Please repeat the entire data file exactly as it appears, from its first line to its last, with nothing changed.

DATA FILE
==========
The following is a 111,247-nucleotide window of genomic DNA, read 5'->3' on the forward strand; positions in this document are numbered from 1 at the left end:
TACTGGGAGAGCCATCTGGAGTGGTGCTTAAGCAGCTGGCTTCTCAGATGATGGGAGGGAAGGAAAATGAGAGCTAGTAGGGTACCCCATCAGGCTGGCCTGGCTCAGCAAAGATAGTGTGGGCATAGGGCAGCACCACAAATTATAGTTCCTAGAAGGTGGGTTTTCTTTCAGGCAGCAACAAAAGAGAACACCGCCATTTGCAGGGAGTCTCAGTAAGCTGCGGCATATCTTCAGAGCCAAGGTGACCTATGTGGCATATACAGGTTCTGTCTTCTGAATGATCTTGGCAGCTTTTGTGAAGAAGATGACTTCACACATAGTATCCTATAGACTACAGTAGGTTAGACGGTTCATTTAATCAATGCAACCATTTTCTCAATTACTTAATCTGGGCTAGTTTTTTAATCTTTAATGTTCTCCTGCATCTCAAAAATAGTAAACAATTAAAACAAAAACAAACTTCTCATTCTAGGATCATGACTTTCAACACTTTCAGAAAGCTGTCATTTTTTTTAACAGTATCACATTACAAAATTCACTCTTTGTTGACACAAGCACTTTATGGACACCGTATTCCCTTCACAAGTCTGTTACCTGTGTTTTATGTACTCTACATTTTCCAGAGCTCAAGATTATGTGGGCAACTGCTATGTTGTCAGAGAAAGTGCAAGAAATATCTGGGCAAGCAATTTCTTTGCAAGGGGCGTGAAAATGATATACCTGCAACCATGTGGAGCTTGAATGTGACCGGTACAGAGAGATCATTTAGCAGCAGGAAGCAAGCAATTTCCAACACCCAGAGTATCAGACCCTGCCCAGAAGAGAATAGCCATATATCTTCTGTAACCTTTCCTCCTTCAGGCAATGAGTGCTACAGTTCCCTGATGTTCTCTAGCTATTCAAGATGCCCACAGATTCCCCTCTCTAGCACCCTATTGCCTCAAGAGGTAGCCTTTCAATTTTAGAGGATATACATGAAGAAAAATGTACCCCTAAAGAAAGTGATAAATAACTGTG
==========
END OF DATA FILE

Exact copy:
The following is a 111,247-nucleotide window of genomic DNA, read 5'->3' on the forward strand; positions in this document are numbered from 1 at the left end:
TACTGGGAGAGCCATCTGGAGTGGTGCTTAAGCAGCTGGCTTCTCAGATGATGGGAGGGAAGGAAAATGAGAGCTAGTAGGGTACCCCATCAGGCTGGCCTGGCTCAGCAAAGATAGTGTGGGCATAGGGCAGCACCACAAATTATAGTTCCTAGAAGGTGGGTTTTCTTTCAGGCAGCAACAAAAGAGAACACCGCCATTTGCAGGGAGTCTCAGTAAGCTGCGGCATATCTTCAGAGCCAAGGTGACCTATGTGGCATATACAGGTTCTGTCTTCTGAATGATCTTGGCAGCTTTTGTGAAGAAGATGACTTCACACATAGTATCCTATAGACTACAGTAGGTTAGACGGTTCATTTAATCAATGCAACCATTTTCTCAATTACTTAATCTGGGCTAGTTTTTTAATCTTTAATGTTCTCCTGCATCTCAAAAATAGTAAACAATTAAAACAAAAACAAACTTCTCATTCTAGGATCATGACTTTCAACACTTTCAGAAAGCTGTCATTTTTTTTAACAGTATCACATTACAAAATTCACTCTTTGTTGACACAAGCACTTTATGGACACCGTATTCCCTTCACAAGTCTGTTACCTGTGTTTTATGTACTCTACATTTTCCAGAGCTCAAGATTATGTGGGCAACTGCTATGTTGTCAGAGAAAGTGCAAGAAATATCTGGGCAAGCAATTTCTTTGCAAGGGGCGTGAAAATGATATACCTGCAACCATGTGGAGCTTGAATGTGACCGGTACAGAGAGATCATTTAGCAGCAGGAAGCAAGCAATTTCCAACACCCAGAGTATCAGACCCTGCCCAGAAGAGAATAGCCATATATCTTCTGTAACCTTTCCTCCTTCAGGCAATGAGTGCTACAGTTCCCTGATGTTCTCTAGCTATTCAAGATGCCCACAGATTCCCCTCTCTAGCACCCTATTGCCTCAAGAGGTAGCCTTTCAATTTTAGAGGATATACATGAAGAAAAATGTACCCCTAAAGAAAGTGATAAATAACTGTG